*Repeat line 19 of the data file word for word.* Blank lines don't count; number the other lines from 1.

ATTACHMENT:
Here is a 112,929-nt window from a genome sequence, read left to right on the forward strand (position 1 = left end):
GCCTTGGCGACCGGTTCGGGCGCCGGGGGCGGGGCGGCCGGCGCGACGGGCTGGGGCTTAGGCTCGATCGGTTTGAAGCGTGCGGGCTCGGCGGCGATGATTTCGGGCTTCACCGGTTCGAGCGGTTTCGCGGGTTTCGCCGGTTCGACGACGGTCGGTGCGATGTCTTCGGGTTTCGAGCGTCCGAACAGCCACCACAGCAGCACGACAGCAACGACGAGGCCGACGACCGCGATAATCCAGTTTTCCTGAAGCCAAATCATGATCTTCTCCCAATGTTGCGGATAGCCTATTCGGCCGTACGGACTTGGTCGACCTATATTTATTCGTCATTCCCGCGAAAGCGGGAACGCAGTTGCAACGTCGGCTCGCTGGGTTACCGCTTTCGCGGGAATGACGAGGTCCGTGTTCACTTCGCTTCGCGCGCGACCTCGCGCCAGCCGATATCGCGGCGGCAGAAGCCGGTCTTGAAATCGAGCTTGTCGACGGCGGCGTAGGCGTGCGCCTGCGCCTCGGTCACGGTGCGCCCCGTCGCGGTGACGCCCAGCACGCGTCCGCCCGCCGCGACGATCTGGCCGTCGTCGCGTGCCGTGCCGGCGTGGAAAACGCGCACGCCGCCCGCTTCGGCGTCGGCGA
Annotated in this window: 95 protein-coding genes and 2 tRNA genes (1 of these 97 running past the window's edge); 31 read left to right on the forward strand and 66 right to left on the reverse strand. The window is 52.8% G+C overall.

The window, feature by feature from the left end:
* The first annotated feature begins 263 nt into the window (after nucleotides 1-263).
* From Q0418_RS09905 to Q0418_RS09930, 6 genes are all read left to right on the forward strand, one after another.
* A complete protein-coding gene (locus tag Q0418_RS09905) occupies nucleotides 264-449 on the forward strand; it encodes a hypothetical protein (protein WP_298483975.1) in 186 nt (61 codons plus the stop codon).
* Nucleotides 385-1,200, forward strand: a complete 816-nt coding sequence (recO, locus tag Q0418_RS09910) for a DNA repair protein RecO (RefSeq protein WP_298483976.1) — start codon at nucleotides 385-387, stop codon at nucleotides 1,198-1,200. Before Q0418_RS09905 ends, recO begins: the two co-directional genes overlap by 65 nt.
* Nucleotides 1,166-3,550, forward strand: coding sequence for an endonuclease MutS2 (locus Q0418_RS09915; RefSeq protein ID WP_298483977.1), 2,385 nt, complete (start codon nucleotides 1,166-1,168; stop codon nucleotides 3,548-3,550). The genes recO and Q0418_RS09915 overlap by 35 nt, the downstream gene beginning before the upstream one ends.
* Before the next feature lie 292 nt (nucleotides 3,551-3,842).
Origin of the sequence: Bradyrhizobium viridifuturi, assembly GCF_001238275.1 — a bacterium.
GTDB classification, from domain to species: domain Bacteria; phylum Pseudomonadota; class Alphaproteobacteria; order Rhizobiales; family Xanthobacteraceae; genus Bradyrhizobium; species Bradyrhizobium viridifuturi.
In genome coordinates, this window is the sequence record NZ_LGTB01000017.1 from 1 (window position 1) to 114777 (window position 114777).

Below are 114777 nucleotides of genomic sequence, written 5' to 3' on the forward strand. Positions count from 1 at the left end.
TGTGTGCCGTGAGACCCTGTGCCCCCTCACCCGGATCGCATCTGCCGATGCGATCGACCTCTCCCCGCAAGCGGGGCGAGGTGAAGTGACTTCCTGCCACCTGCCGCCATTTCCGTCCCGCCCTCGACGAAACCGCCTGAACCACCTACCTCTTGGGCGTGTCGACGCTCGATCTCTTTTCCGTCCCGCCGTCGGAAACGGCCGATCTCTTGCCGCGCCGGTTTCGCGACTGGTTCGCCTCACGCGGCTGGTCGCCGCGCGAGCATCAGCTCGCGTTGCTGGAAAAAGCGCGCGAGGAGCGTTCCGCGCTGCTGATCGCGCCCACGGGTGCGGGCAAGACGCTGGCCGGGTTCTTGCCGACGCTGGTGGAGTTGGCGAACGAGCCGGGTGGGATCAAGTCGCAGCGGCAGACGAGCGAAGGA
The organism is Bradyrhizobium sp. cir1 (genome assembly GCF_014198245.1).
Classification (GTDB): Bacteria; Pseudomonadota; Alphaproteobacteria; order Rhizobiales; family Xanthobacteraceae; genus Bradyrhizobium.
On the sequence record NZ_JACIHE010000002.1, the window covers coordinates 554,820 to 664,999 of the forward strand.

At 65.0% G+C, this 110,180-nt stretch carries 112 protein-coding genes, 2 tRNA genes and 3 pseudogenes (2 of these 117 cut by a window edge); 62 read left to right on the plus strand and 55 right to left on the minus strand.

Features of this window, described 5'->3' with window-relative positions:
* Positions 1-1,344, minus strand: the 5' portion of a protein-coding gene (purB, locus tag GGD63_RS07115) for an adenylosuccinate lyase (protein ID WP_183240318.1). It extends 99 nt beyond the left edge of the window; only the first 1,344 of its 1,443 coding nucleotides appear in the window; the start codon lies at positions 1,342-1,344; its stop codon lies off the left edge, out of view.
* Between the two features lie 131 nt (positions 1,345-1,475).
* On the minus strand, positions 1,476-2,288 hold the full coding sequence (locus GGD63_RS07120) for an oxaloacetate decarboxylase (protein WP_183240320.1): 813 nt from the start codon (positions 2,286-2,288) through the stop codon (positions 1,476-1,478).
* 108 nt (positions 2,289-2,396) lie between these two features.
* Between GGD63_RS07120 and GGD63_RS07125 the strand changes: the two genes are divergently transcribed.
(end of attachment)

At 65.0% G+C, this 110,180-nt stretch carries 112 protein-coding genes, 2 tRNA genes and 3 pseudogenes (2 of these 117 cut by a window edge); 62 read left to right on the plus strand and 55 right to left on the minus strand.